October 29, 2011
Batman: Year One, an old favorite
This review was written for the 2012 edition of Season's Readings, Durham County Library's annual book of reviews and recommendations. Past editions may be viewed at http://www.durhamcountylibrary.org/readers/sr.php.
Update: Durham County Library patrons may find Batman: Year One on the Graphic Novel shelf under the call number Miller, F. And be sure to check out Season's Readings, now available at all library locations!
Batman is probably the least superhero-like superhero: his only inherent science fiction or fantasy qualities are his super-spy gizmos and his improbable strength and coordination. Batman: Year One embraces this plausibility and fills it out with genuine humanity, albeit the humanity of someone who's a little crazy. It is the Batman archetype that has been used ever since its publication in 1986, including Christian Bale's performance in Batman Begins and The Dark Knight.
Year One is a character-driven crime story featuring Bruce Wayne's transformation into the intensely moral but highly unethical vigilante crimefighter that we've come to love. Equally compelling -- maybe more -- is the book's depiction of James Gordon, Batman's eventual friend-on-the-inside, whose journey to becoming Police Captain mirrors Wayne's. It's also a portrait of a harsh but believable Gotham City and its inhabitants; brief appearances by Gotham residents Harvey Dent (Two-Face, but not in this story) and Selena Kyle (Catwoman, but only just) make the portrait extra rewarding.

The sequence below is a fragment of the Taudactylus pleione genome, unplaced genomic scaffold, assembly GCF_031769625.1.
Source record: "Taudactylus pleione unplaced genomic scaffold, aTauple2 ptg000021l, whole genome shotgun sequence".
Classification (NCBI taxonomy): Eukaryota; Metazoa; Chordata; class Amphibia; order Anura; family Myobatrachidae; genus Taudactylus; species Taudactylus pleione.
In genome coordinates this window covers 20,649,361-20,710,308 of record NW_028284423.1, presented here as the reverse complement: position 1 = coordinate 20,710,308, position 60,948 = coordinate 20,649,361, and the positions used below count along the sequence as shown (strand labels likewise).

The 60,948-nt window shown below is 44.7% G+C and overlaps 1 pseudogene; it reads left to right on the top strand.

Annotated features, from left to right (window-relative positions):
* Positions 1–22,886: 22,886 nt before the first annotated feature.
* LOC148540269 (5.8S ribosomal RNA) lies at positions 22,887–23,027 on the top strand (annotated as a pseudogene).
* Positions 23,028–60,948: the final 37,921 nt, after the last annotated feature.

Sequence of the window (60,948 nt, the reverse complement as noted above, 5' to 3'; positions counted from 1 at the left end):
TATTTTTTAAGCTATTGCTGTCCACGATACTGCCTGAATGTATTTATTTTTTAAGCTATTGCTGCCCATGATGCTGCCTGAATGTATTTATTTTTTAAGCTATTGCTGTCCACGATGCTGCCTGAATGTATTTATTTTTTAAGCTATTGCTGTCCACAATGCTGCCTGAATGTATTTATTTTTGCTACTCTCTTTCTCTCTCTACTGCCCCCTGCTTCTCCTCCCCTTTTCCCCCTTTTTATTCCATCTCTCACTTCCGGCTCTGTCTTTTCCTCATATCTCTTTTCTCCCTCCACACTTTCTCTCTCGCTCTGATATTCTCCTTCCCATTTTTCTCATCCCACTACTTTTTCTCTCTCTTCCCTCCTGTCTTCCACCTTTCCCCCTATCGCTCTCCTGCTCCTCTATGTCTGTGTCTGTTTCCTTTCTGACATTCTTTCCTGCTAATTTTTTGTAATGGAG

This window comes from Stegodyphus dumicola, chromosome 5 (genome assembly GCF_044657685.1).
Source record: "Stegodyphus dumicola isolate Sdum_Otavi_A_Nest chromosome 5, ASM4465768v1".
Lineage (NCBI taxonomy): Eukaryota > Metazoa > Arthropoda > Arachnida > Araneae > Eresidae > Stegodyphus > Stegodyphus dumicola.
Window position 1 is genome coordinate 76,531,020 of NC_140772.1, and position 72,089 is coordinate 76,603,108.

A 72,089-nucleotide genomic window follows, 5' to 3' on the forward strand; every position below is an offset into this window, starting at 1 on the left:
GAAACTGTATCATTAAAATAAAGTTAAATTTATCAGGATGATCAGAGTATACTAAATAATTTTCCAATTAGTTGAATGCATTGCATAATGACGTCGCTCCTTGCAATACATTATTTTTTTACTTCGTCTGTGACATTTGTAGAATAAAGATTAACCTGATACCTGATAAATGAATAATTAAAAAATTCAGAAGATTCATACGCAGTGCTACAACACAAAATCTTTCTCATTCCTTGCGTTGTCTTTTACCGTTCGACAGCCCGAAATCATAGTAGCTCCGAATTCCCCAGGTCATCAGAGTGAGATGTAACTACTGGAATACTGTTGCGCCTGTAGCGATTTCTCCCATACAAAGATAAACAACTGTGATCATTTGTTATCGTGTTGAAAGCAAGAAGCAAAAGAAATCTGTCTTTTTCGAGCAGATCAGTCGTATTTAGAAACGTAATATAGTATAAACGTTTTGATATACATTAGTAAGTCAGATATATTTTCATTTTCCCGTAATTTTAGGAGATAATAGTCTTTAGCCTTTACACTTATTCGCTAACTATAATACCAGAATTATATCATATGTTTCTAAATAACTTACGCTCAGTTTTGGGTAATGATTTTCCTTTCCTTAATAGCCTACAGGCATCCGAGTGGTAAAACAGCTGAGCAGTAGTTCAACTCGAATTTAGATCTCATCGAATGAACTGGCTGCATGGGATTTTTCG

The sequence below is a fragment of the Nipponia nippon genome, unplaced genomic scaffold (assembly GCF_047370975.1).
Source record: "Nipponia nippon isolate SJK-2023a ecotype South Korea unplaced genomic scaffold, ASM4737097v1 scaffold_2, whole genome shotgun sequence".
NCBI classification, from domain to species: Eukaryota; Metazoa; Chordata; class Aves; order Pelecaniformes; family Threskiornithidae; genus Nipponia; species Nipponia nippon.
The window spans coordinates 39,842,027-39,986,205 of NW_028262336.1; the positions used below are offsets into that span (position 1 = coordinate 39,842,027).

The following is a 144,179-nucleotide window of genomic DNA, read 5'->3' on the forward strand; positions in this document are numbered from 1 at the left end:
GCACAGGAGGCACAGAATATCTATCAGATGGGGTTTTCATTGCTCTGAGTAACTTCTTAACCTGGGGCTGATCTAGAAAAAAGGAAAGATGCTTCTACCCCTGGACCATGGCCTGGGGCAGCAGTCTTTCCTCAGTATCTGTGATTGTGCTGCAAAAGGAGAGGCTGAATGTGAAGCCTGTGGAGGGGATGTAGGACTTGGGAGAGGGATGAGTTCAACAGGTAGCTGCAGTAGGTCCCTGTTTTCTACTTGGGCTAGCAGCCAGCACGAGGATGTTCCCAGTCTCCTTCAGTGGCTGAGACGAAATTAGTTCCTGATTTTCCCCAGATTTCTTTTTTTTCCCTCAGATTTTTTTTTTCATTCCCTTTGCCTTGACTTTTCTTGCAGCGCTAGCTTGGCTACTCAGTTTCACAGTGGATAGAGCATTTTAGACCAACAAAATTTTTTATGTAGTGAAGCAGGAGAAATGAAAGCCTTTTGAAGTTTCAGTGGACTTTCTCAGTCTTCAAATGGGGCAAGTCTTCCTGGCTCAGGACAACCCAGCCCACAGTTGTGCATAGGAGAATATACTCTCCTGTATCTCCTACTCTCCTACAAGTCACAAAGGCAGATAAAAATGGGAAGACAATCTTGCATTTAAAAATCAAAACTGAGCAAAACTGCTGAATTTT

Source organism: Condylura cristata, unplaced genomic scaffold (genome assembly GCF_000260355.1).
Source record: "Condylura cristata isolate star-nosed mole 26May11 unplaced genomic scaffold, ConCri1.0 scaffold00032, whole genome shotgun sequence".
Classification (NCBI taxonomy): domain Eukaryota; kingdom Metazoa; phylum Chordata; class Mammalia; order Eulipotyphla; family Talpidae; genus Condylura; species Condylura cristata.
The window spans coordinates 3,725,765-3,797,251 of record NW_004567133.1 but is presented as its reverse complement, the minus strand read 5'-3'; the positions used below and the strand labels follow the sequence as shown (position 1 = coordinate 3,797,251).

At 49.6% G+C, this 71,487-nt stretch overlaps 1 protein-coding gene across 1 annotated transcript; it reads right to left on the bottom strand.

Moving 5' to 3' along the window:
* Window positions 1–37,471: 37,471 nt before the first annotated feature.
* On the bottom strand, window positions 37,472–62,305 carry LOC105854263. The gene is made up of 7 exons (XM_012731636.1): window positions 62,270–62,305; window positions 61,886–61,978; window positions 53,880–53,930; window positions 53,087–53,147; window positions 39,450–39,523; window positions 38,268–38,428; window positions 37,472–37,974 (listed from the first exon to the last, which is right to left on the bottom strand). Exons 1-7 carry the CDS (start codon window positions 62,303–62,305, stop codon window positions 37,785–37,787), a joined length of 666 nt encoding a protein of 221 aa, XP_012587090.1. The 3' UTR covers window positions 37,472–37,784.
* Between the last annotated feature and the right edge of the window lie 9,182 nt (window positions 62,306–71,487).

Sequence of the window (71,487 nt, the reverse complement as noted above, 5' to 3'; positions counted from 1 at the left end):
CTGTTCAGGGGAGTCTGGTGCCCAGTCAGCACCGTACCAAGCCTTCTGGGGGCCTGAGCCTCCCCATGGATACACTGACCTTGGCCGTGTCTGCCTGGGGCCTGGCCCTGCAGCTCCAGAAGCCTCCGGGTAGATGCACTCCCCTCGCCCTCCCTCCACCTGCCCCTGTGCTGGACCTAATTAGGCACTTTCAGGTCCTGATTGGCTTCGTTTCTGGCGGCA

David Mazzucchelli's pencils and inks and Richmond Lewis's colors, completely repainted for this edition, are beautifully matched, and their artwork is a perfect partner for what is arguably Frank Miller's finest writing. Both art and writing are thankfully free of the cliches found elsewhere, even in Miller's own earlier and later works.
Checking out Batman: Year One from Durham County Library as a boy was one of my earliest encounters with the grand potential of the comics medium. It is still a work that I come back to again and again, and I can't recommend it highly enough.
Update: David Mazzucchelli is very unhappy with the new "deluxe" edition of Year One, according to The Comics Journal.
Image source: http://cdn.screenrant.com/wp-content/uploads/Batman-Year-One-voice-cast.jpg, © DC Comics